It was probably the first all-baseball player lineup to compete in softball, surely the first of that talent level. Even the reserves had organized baseball experience and it soon showed. They exceeded the limits of the established format and even caused a few rule changes while overwhelming their opposition.

At first, pitch heights and strike zones were adjusted, but eventually even the bases were moved back five feet, from 60 feet to 65 feet apart. A whole new association grew out of these developments, in fact. The American Softball Association previously served both fast and slow-pitch, until the United States Slo-pitch Softball Association formed specifically for the newly popular version of the sport.

The best slow-pitch teams then became manned by players with high school, junior college, university and minor league baseball experience.

Dick's Market showcased such a lineup, with players who excelled on baseball diamonds now handling a bigger ball, on a smaller field.....and teeing off on slow-motion pitches, minus curves and speed changes. They delighted in seizing the easier opportunities and enjoyed an even faster pace than baseball provided, with the ball being put into play on almost every pitch. Most ballplayers were then drawn to that faster pace and the game caught fire, growing in popularity. It soon replaced completely the slower fast-pitch game and even edged out amatuer baseball, or semi-pro, as it was called, as the predominant diamond game, culturally. And Dick's team was the most representative. Every player was complete and well-rounded. They all fielded well and hit for either high average or power. The long ball was mostly provided by Greenwood, Messinger and Silva.....but Dolan and Giaramita could also drive it deep. Greenwood was one of the very few who could hit a ball out of Diamond No. 1 at Nicholl Park when the wind off the Bay was blowing hard during night games. And Giaramita was a born hitter, who seemed to wake up every day smashing line drives, in baseball or softball. He had a stroke for either.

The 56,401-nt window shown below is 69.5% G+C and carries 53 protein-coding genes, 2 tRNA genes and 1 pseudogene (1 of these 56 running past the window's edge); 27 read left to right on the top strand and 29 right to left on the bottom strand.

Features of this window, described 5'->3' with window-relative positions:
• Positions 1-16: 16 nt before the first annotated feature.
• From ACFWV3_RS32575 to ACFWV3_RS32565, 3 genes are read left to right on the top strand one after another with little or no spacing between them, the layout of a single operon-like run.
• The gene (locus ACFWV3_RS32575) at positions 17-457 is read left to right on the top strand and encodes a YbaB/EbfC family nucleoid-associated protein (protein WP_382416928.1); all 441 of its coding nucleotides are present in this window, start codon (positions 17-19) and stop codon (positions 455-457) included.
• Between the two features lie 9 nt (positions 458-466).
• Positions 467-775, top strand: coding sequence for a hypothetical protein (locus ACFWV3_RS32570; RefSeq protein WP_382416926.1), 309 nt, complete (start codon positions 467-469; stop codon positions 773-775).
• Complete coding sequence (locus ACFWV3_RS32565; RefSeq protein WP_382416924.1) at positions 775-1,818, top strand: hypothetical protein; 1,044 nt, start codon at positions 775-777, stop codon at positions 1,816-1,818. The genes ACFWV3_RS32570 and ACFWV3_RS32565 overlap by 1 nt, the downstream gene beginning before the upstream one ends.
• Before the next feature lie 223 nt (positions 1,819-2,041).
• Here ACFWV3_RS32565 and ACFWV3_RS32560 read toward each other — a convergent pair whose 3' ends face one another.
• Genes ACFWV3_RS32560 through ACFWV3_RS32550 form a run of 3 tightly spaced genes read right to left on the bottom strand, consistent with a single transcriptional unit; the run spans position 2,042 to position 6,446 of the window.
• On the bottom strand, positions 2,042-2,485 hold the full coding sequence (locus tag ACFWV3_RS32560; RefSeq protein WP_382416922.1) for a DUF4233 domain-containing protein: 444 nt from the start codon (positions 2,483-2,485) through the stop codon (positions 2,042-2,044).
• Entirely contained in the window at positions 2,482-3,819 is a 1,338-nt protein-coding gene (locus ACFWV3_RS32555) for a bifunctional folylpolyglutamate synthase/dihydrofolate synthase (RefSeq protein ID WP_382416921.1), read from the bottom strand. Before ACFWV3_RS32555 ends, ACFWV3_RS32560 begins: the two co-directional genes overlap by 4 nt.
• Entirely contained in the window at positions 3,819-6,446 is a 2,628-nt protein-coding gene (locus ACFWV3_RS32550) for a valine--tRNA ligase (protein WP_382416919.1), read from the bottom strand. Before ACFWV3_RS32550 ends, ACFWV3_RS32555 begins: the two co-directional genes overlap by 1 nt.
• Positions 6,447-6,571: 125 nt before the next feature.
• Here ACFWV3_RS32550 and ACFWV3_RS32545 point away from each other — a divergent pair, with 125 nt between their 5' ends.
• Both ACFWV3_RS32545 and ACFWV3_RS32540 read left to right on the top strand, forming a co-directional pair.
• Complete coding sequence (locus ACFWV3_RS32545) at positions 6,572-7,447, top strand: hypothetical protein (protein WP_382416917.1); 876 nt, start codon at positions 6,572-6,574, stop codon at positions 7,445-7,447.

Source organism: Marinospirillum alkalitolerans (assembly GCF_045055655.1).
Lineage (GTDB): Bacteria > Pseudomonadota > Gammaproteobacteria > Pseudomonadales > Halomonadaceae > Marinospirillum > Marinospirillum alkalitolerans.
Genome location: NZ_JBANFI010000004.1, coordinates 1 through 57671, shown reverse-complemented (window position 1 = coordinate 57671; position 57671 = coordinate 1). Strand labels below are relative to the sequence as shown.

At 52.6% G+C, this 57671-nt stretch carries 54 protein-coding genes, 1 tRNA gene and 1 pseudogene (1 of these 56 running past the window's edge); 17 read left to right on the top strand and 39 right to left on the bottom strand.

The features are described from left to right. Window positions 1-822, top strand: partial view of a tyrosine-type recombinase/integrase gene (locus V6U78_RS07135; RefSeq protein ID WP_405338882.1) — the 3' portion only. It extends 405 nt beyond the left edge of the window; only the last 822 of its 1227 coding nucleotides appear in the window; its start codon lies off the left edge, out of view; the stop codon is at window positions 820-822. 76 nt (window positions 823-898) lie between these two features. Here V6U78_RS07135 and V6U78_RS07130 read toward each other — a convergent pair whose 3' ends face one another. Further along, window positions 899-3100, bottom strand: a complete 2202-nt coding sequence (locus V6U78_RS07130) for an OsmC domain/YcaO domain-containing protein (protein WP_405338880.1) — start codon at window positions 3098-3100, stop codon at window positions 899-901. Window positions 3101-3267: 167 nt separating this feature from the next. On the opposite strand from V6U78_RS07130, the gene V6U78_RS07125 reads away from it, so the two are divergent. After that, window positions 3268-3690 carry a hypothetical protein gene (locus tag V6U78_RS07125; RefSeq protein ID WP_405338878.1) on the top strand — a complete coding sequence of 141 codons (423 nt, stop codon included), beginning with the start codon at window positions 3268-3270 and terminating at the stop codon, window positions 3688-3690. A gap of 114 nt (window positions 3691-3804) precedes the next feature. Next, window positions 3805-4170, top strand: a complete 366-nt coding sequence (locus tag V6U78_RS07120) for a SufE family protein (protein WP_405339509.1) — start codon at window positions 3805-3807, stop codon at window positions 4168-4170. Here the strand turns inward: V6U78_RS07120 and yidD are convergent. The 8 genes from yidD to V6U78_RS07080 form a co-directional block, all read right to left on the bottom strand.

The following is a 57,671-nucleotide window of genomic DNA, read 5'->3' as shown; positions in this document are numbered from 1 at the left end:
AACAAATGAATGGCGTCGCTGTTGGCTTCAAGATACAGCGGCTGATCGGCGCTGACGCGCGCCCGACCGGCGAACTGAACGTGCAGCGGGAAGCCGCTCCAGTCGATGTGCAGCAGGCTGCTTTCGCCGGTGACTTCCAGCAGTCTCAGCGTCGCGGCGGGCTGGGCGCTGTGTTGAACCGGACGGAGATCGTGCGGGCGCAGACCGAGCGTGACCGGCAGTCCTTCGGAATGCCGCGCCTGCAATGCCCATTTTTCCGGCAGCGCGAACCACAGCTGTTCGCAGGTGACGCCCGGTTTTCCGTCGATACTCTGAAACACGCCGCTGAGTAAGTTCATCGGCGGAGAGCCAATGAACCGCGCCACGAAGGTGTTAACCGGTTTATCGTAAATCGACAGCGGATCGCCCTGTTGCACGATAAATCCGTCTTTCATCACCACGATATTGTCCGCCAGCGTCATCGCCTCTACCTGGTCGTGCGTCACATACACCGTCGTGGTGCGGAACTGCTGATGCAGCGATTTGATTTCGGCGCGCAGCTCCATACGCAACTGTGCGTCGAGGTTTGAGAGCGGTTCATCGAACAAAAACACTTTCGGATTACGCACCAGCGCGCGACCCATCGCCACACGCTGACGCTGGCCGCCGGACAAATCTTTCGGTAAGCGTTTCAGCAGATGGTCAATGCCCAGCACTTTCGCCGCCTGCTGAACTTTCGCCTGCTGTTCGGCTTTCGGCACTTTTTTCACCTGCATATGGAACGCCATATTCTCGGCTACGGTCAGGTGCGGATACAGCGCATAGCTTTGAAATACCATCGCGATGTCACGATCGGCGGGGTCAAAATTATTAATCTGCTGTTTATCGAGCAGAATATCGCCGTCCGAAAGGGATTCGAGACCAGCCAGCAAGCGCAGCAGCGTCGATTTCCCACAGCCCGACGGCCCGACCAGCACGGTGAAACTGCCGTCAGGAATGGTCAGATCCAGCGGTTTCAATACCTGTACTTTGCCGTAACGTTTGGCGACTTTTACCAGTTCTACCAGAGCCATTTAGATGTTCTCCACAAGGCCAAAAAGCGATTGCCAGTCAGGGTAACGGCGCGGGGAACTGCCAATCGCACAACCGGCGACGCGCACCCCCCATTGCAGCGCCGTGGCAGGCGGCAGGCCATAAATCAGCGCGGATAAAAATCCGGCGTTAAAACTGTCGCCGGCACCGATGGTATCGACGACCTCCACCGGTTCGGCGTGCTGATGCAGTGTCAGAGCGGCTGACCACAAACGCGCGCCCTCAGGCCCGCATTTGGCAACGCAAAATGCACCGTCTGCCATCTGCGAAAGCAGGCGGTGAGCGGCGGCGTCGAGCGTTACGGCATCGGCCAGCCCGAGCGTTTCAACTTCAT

A formidable crew, indeed......which created the reaction of a new town team that became Dick's biggest, and most memorable, local rival. Gonzalez Mexican Restaurant was built around two ball-playing brothers, Roy and Bill Turley, and included the wildest contingent of athletes and tough guys ever assembled for sporting purposes.

It was a catch-up project from the start, attempting to hop aboard the fast ride Dick's Market was heading. They came close enough to gain public support as the underdogs, challenging the best. And they were colorful, to say the least.

It was a team Billy Martin would've loved. I used to joke that they drank dinner at Rudy's the night before and had breakfast at Doggie Diner on game days. Merle Hoover and Teddy Scott belonged on that roster, along with the Macho Man himself, Bob Gonzalez......affectionately known as "Bobby Gordo," the unofficial leader of "Gordo's Boys." That was a testosterone-fueled group of well-meaning youths that busted up a few joints in noteworthy fashion. Bobby was also a co-sponsor, at least as far as being a member of the ownership family.

Catcher Neal Mulkey was a barroom brawler of throwback proportions, who once was said to have knocked an opponent over the hood of a parked car. His strength delivered the long ball as well.

Another power hitter from that team was Delaney Nutt, who Dick also persuaded onto his roster. Some of those transfers were made possible because Gonzalez often won the state tournament, but never the least not during Dick's and LoRay's 13-year run, from '60 through '72. That enabled Ervin to pick up, or add, players as he moved along in qualifying. Quite often those players were ones who competed well against him for Gonzalez.